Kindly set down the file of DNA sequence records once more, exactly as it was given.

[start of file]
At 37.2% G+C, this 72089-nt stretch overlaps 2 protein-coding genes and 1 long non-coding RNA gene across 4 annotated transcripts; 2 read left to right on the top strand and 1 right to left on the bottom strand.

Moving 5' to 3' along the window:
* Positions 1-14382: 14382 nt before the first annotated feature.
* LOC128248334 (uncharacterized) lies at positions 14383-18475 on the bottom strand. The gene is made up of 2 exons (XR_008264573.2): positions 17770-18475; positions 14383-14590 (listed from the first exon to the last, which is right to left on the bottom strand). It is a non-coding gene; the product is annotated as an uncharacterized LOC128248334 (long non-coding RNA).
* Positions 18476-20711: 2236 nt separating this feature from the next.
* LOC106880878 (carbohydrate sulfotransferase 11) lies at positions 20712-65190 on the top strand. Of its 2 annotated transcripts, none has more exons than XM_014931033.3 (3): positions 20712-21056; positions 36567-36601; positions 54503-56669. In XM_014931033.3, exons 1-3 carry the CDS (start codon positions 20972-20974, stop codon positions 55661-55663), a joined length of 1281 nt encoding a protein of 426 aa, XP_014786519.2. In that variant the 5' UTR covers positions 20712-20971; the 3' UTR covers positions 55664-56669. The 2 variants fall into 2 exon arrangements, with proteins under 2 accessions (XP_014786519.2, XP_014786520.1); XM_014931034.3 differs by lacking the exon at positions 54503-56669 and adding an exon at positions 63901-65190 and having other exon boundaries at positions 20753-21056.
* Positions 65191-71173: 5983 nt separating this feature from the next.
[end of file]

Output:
At 37.2% G+C, this 72089-nt stretch overlaps 2 protein-coding genes and 1 long non-coding RNA gene across 4 annotated transcripts; 2 read left to right on the top strand and 1 right to left on the bottom strand.

Moving 5' to 3' along the window:
* Positions 1-14382: 14382 nt before the first annotated feature.
* LOC128248334 (uncharacterized) lies at positions 14383-18475 on the bottom strand. The gene is made up of 2 exons (XR_008264573.2): positions 17770-18475; positions 14383-14590 (listed from the first exon to the last, which is right to left on the bottom strand). It is a non-coding gene; the product is annotated as an uncharacterized LOC128248334 (long non-coding RNA).
* Positions 18476-20711: 2236 nt separating this feature from the next.
* LOC106880878 (carbohydrate sulfotransferase 11) lies at positions 20712-65190 on the top strand. Of its 2 annotated transcripts, none has more exons than XM_014931033.3 (3): positions 20712-21056; positions 36567-36601; positions 54503-56669. In XM_014931033.3, exons 1-3 carry the CDS (start codon positions 20972-20974, stop codon positions 55661-55663), a joined length of 1281 nt encoding a protein of 426 aa, XP_014786519.2. In that variant the 5' UTR covers positions 20712-20971; the 3' UTR covers positions 55664-56669. The 2 variants fall into 2 exon arrangements, with proteins under 2 accessions (XP_014786519.2, XP_014786520.1); XM_014931034.3 differs by lacking the exon at positions 54503-56669 and adding an exon at positions 63901-65190 and having other exon boundaries at positions 20753-21056.
* Positions 65191-71173: 5983 nt separating this feature from the next.